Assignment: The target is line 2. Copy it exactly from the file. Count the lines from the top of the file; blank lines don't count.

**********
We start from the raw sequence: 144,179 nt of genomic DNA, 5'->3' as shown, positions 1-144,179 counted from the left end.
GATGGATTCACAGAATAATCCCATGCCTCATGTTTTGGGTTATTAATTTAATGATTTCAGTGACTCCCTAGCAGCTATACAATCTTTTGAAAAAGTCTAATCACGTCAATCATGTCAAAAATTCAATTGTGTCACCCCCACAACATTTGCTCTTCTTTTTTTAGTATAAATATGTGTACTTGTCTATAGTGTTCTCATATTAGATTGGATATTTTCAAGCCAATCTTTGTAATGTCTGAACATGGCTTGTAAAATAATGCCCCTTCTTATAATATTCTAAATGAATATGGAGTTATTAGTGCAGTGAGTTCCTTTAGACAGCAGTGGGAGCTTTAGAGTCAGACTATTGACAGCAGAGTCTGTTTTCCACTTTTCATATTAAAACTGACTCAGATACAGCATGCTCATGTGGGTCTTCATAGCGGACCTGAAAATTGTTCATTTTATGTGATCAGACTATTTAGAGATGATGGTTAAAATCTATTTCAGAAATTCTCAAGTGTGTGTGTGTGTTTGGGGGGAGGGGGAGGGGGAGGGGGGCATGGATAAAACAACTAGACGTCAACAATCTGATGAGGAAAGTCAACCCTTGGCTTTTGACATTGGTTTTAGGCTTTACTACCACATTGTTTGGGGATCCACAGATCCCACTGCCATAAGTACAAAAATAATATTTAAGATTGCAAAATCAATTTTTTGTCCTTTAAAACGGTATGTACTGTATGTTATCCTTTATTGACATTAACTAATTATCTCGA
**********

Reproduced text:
GATGGATTCACAGAATAATCCCATGCCTCATGTTTTGGGTTATTAATTTAATGATTTCAGTGACTCCCTAGCAGCTATACAATCTTTTGAAAAAGTCTAATCACGTCAATCATGTCAAAAATTCAATTGTGTCACCCCCACAACATTTGCTCTTCTTTTTTTAGTATAAATATGTGTACTTGTCTATAGTGTTCTCATATTAGATTGGATATTTTCAAGCCAATCTTTGTAATGTCTGAACATGGCTTGTAAAATAATGCCCCTTCTTATAATATTCTAAATGAATATGGAGTTATTAGTGCAGTGAGTTCCTTTAGACAGCAGTGGGAGCTTTAGAGTCAGACTATTGACAGCAGAGTCTGTTTTCCACTTTTCATATTAAAACTGACTCAGATACAGCATGCTCATGTGGGTCTTCATAGCGGACCTGAAAATTGTTCATTTTATGTGATCAGACTATTTAGAGATGATGGTTAAAATCTATTTCAGAAATTCTCAAGTGTGTGTGTGTGTTTGGGGGGAGGGGGAGGGGGAGGGGGGCATGGATAAAACAACTAGACGTCAACAATCTGATGAGGAAAGTCAACCCTTGGCTTTTGACATTGGTTTTAGGCTTTACTACCACATTGTTTGGGGATCCACAGATCCCACTGCCATAAGTACAAAAATAATATTTAAGATTGCAAAATCAATTTTTTGTCCTTTAAAACGGTATGTACTGTATGTTATCCTTTATTGACATTAACTAATTATCTCGA